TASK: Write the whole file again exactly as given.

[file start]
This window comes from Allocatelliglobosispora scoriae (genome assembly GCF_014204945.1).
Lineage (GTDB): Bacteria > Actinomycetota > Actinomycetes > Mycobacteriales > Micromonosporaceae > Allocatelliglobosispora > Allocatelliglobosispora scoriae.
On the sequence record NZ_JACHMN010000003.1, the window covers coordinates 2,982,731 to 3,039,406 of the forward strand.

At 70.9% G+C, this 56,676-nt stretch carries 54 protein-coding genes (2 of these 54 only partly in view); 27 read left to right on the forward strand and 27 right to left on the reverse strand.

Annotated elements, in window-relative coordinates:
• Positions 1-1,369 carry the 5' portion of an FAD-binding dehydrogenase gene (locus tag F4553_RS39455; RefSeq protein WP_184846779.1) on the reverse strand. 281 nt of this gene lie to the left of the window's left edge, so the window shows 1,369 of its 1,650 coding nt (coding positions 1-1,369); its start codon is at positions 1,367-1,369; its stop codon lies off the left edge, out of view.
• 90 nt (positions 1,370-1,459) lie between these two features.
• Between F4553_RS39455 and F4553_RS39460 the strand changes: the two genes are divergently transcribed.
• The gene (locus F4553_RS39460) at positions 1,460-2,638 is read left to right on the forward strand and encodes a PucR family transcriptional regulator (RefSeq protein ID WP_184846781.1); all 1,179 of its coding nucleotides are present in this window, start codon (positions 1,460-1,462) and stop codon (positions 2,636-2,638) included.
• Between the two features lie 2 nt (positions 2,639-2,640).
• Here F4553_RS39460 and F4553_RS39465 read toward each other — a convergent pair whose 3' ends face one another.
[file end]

This window comes from Allocatelliglobosispora scoriae (genome assembly GCF_014204945.1).
Lineage (GTDB): Bacteria > Actinomycetota > Actinomycetes > Mycobacteriales > Micromonosporaceae > Allocatelliglobosispora > Allocatelliglobosispora scoriae.
On the sequence record NZ_JACHMN010000003.1, the window covers coordinates 2,982,731 to 3,039,406 of the forward strand.

At 70.9% G+C, this 56,676-nt stretch carries 54 protein-coding genes (2 of these 54 only partly in view); 27 read left to right on the forward strand and 27 right to left on the reverse strand.

Annotated elements, in window-relative coordinates:
• Positions 1-1,369 carry the 5' portion of an FAD-binding dehydrogenase gene (locus tag F4553_RS39455; RefSeq protein WP_184846779.1) on the reverse strand. 281 nt of this gene lie to the left of the window's left edge, so the window shows 1,369 of its 1,650 coding nt (coding positions 1-1,369); its start codon is at positions 1,367-1,369; its stop codon lies off the left edge, out of view.
• 90 nt (positions 1,370-1,459) lie between these two features.
• Between F4553_RS39455 and F4553_RS39460 the strand changes: the two genes are divergently transcribed.
• The gene (locus F4553_RS39460) at positions 1,460-2,638 is read left to right on the forward strand and encodes a PucR family transcriptional regulator (RefSeq protein ID WP_184846781.1); all 1,179 of its coding nucleotides are present in this window, start codon (positions 1,460-1,462) and stop codon (positions 2,636-2,638) included.
• Between the two features lie 2 nt (positions 2,639-2,640).
• Here F4553_RS39460 and F4553_RS39465 read toward each other — a convergent pair whose 3' ends face one another.